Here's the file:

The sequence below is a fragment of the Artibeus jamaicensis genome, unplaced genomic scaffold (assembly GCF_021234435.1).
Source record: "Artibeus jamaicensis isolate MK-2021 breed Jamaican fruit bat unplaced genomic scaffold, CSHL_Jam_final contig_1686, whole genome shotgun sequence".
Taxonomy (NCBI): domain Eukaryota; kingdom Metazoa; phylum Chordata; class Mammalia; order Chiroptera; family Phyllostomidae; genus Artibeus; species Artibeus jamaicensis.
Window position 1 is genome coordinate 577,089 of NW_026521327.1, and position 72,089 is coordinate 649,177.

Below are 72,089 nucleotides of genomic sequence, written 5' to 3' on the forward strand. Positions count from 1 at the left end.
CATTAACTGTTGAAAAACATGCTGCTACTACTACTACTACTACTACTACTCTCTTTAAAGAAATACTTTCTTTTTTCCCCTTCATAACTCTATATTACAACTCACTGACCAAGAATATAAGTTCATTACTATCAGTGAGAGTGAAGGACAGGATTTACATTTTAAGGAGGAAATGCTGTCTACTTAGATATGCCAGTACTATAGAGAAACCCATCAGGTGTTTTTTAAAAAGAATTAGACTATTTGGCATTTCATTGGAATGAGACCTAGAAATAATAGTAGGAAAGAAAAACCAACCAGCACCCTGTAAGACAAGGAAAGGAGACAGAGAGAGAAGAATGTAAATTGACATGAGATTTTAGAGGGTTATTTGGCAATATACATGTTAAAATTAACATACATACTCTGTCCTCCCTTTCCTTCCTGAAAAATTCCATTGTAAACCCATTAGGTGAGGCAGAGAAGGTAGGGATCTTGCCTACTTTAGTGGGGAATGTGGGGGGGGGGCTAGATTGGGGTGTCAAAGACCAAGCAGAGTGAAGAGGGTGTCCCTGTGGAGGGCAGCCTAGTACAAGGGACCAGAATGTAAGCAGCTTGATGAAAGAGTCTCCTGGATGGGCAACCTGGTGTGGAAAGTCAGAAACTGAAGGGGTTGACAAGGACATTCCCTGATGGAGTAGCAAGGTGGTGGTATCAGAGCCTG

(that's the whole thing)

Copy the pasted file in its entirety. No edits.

The sequence below is a fragment of the Artibeus jamaicensis genome, unplaced genomic scaffold (assembly GCF_021234435.1).
Source record: "Artibeus jamaicensis isolate MK-2021 breed Jamaican fruit bat unplaced genomic scaffold, CSHL_Jam_final contig_1686, whole genome shotgun sequence".
Taxonomy (NCBI): domain Eukaryota; kingdom Metazoa; phylum Chordata; class Mammalia; order Chiroptera; family Phyllostomidae; genus Artibeus; species Artibeus jamaicensis.
Window position 1 is genome coordinate 577,089 of NW_026521327.1, and position 72,089 is coordinate 649,177.

Below are 72,089 nucleotides of genomic sequence, written 5' to 3' on the forward strand. Positions count from 1 at the left end.
CATTAACTGTTGAAAAACATGCTGCTACTACTACTACTACTACTACTACTCTCTTTAAAGAAATACTTTCTTTTTTCCCCTTCATAACTCTATATTACAACTCACTGACCAAGAATATAAGTTCATTACTATCAGTGAGAGTGAAGGACAGGATTTACATTTTAAGGAGGAAATGCTGTCTACTTAGATATGCCAGTACTATAGAGAAACCCATCAGGTGTTTTTTAAAAAGAATTAGACTATTTGGCATTTCATTGGAATGAGACCTAGAAATAATAGTAGGAAAGAAAAACCAACCAGCACCCTGTAAGACAAGGAAAGGAGACAGAGAGAGAAGAATGTAAATTGACATGAGATTTTAGAGGGTTATTTGGCAATATACATGTTAAAATTAACATACATACTCTGTCCTCCCTTTCCTTCCTGAAAAATTCCATTGTAAACCCATTAGGTGAGGCAGAGAAGGTAGGGATCTTGCCTACTTTAGTGGGGAATGTGGGGGGGGGGCTAGATTGGGGTGTCAAAGACCAAGCAGAGTGAAGAGGGTGTCCCTGTGGAGGGCAGCCTAGTACAAGGGACCAGAATGTAAGCAGCTTGATGAAAGAGTCTCCTGGATGGGCAACCTGGTGTGGAAAGTCAGAAACTGAAGGGGTTGACAAGGACATTCCCTGATGGAGTAGCAAGGTGGTGGTATCAGAGCCTG